OL Damien Mama, Bellflower (Calif.) St. John Bosco: Mama is 360 pounds, but he has light feet and moves well for his size. He kept up with some outstanding defensive linemen and did a really impressive job during the Big Man Challenge. What sticks out most about Mama is that he can move his body and extend his arms well to control a defensive end or tackle. He doesn't need to move much because of his size, so if he just pivots one or two steps in either direction he usually wins the rep.
DB Steven Parker, Jenks, Okla.: At 6-1, 192 pounds, Parker looked the part upon arrival. He showed he belonged when he was named one of the top performers on Saturday. Parker was a wide-ranging free safety who showed the capability to stand out as that center fielder. He was all over the place, and he used his length and speed to quickly close down passing lanes. He also flashed impressive ball skills.
WR Travis Rudolph, West Palm Beach (Fla.) Cardinal Newman:- Rudolph was exceptional at the Five-Star Challenge. He runs excellent routes and explodes out of his breaks. One thing we noticed is he doesn't wait for the ball; he attacks it. His hands are as sure as it gets, and he understands how to get open against man or zone coverage. He isn't the tallest, but he can high point the ball against bigger defenders with his above-average vertical ability. We like his pedigree (cousin of Devin Hester), football IQ and reliability. There may not have been a more complete wideout performance in Chicago outside of Rudolph's.
WR Jalen Brown, Phoenix (Ariz.) Mountain Pointe: Brown has never disappointed when he has been on the field. He has elite-level hands, and he runs crisp routes. He also has solid size. The concern starting to creep in has nothing to do with his skill set. Instead, it involves his durability. Brown has battled a host of injuries for the entirety of the spring and summer, and he has been extremely limited on the camp circuit. He does not have a frame that can fill out easily. There's no reason to believe he isn't the same dominant wide receiver he was as a junior, but questions about his toughness need answering.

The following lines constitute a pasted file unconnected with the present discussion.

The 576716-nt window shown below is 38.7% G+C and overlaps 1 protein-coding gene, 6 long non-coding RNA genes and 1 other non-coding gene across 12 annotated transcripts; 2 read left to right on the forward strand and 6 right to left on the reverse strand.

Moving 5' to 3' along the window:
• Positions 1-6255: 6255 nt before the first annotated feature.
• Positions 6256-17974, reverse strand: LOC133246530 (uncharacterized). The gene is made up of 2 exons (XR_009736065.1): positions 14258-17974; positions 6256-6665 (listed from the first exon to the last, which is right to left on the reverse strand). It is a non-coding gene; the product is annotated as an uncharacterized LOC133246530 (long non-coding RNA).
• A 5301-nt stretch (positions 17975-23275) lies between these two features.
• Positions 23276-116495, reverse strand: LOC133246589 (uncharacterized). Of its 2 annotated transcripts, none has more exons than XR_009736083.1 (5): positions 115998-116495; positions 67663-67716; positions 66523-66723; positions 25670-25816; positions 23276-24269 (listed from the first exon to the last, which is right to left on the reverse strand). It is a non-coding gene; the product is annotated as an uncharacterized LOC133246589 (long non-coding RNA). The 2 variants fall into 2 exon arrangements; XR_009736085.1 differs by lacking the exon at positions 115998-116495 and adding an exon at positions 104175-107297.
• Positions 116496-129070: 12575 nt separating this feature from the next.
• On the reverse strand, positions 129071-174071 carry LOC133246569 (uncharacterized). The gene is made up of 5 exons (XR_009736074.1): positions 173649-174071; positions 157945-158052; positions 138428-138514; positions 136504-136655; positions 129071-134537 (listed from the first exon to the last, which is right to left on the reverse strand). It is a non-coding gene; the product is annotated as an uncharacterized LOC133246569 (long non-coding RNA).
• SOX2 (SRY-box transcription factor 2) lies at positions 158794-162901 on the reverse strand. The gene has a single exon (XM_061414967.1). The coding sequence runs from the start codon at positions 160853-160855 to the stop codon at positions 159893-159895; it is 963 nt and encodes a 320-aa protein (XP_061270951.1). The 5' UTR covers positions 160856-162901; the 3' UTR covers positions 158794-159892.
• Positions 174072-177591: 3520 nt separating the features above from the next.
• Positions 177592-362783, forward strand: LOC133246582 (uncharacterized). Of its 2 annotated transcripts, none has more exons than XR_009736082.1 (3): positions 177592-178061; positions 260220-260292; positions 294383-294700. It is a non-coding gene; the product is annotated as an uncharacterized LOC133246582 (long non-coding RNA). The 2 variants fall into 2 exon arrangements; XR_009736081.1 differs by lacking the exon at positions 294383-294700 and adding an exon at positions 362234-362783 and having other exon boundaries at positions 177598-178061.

OL Natrell Curtis, Phoenix (Ariz.) Mountain Pointe: Curtis is an interesting case because he was dominant at RCS Phoenix, where he admitted he was out of shape. The bad weight has continued to pile on in recent months, though, and it has started to slow him on the playing field. Curtis has proven he can be a force when he's in ideal playing condition, so his decline is sad to see. He was hampered by a minor ankle injury at the Rivals100 Five-Star Challenge, but the reps he took were not pretty.
LB Michael Ferns, Saint Clairsville, Ohio: The 6-foot-3, 233-pound Ferns is at his best when he is playing downhill and stuffing the run. Camp/7-on-7 settings do not showcase that element of the game, but they give a good sense of how a player moves in space and plays coverage. Those are the aspects of Ferns' game he needs to work on. He had trouble changing direction and turning to run with backs and tight ends down the field.
OL Steven Moss, Fredericksburg (Va.) Chancellor: Moss got his wish and was a late invite to the Five-Star Challenge, but he might regret it now. The Virginia commit has great size for a guard, but he was slow at the snap and did not show the lateral quickness to stay in front of the defensive tackle. He was often caught holding or even tackling his opponent. While Moss was strong and physical, his technique suffered because he was always trying to play catch-up.
OL Sam Mustipher, Olney (Md.) Good Counsel: Notre Dame is getting a guard with the physical tools to excel and a frame with a lot more room to fill out, but Mustipher needs substantial work on his technique before he is ready to step on the field at the next level. Mustipher plays a little high, but the most troubling thing about him was his hand placement. He was always punching way too high, and he was caught holding multiple times. Because he can play too high at times, Mustipher is vulnerable to the bull rush.